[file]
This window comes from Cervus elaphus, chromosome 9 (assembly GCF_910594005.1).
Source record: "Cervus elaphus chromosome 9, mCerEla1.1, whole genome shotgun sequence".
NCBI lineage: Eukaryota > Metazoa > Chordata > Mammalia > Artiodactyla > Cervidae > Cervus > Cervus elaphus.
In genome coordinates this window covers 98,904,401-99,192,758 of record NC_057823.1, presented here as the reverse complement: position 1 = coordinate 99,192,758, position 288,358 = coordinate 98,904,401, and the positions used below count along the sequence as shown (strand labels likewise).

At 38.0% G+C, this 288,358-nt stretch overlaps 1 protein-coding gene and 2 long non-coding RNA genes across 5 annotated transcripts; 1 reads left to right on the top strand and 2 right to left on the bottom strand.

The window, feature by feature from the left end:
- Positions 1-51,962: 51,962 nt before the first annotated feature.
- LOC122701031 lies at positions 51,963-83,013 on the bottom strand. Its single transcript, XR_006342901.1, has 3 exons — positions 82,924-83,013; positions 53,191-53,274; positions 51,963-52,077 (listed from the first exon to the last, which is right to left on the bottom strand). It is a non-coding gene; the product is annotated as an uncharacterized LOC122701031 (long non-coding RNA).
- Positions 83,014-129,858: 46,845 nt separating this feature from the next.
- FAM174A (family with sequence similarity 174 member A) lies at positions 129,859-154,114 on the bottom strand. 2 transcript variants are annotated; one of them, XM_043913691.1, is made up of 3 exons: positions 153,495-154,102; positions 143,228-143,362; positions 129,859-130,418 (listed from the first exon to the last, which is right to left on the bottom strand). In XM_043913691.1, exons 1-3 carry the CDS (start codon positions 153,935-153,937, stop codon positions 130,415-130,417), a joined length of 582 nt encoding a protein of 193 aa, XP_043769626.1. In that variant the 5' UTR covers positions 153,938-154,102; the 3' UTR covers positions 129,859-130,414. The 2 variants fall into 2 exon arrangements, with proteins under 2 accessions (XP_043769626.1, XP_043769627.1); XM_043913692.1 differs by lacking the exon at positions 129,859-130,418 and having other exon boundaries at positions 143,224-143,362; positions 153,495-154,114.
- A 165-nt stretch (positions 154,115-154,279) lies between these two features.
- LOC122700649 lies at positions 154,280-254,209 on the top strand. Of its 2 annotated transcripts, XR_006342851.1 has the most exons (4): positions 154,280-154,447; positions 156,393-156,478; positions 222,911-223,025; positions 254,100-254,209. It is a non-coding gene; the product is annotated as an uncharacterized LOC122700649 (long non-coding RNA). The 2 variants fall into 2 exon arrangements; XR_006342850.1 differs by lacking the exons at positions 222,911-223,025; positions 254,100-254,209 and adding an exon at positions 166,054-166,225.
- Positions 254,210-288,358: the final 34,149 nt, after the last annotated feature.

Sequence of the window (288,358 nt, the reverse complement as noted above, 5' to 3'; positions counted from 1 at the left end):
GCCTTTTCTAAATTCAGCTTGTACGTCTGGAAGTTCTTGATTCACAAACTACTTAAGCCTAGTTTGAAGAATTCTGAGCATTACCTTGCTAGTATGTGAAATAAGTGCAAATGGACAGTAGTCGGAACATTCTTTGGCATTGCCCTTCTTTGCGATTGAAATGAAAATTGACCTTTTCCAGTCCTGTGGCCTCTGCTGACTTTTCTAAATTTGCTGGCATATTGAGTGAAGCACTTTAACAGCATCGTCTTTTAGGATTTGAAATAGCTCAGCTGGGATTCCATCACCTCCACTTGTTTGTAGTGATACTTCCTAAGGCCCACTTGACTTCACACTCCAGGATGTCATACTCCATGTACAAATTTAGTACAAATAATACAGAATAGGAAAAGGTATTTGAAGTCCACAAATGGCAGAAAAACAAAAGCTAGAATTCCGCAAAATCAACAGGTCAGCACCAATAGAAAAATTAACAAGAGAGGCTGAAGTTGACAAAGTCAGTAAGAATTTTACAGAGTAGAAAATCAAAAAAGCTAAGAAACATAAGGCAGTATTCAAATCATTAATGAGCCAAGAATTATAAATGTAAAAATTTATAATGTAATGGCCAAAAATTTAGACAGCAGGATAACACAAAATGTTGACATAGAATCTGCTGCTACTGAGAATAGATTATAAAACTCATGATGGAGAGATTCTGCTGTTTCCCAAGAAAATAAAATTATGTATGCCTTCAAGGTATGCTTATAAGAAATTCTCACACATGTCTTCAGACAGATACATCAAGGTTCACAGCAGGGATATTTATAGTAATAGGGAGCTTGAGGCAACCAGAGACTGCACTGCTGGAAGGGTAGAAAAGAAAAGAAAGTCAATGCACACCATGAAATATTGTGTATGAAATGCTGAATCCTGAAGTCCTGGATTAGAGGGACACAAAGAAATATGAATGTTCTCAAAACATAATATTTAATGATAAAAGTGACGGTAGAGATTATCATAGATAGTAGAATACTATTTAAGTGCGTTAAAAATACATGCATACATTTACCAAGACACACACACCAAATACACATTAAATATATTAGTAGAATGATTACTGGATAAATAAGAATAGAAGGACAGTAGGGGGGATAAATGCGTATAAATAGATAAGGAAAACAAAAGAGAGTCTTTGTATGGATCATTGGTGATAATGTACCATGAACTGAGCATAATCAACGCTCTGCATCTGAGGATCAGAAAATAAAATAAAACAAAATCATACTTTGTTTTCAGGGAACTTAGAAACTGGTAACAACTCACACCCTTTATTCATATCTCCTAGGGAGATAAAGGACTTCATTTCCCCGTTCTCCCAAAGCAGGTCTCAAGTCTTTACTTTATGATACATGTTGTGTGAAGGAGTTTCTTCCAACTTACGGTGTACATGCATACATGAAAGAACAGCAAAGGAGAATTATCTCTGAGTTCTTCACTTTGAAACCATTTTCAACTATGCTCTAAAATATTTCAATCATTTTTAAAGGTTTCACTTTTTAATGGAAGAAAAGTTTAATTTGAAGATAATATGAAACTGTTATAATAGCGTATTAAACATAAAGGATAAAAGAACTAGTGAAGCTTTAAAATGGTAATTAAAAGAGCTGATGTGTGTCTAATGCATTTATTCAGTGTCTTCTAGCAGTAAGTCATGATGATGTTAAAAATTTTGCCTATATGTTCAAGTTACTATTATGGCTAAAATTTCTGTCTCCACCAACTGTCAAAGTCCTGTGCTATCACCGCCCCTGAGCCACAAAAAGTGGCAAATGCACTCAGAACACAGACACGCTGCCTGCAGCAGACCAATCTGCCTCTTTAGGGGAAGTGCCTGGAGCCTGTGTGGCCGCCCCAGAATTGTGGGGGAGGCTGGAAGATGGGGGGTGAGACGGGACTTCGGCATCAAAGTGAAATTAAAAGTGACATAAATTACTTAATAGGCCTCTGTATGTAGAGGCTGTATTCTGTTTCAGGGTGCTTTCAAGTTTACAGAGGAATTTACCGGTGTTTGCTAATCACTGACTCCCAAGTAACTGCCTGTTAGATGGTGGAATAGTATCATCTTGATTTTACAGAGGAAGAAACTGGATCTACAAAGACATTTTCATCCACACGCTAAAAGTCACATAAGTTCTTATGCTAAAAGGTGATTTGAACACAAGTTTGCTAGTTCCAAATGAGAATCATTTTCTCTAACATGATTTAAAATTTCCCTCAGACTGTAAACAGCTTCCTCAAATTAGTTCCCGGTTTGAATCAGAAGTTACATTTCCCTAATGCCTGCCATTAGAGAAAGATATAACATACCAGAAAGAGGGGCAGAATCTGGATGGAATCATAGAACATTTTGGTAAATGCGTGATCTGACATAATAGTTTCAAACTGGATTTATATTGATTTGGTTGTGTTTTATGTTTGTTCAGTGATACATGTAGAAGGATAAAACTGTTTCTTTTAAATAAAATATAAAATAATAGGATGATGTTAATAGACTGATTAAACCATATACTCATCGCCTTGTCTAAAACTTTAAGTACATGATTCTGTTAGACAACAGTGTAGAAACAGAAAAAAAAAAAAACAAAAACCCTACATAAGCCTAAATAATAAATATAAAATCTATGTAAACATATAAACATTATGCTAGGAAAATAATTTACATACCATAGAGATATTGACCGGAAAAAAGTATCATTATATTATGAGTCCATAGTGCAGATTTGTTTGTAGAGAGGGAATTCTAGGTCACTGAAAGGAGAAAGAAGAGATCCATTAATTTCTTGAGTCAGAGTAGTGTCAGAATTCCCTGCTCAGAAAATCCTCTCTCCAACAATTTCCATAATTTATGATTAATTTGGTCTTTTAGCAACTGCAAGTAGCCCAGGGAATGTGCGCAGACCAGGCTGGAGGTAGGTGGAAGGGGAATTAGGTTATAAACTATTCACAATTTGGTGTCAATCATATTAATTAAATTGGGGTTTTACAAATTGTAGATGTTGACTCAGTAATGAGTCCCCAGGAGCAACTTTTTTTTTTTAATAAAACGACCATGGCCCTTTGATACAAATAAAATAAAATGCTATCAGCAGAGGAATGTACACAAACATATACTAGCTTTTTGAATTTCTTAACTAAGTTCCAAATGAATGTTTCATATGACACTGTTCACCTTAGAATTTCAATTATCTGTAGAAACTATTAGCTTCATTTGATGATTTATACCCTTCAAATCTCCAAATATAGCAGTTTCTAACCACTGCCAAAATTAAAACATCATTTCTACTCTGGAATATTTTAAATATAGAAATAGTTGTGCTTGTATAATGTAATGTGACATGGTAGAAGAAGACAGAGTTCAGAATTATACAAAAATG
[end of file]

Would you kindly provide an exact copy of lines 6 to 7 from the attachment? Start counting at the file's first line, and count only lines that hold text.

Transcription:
The window, feature by feature from the left end:
- Positions 1-51,962: 51,962 nt before the first annotated feature.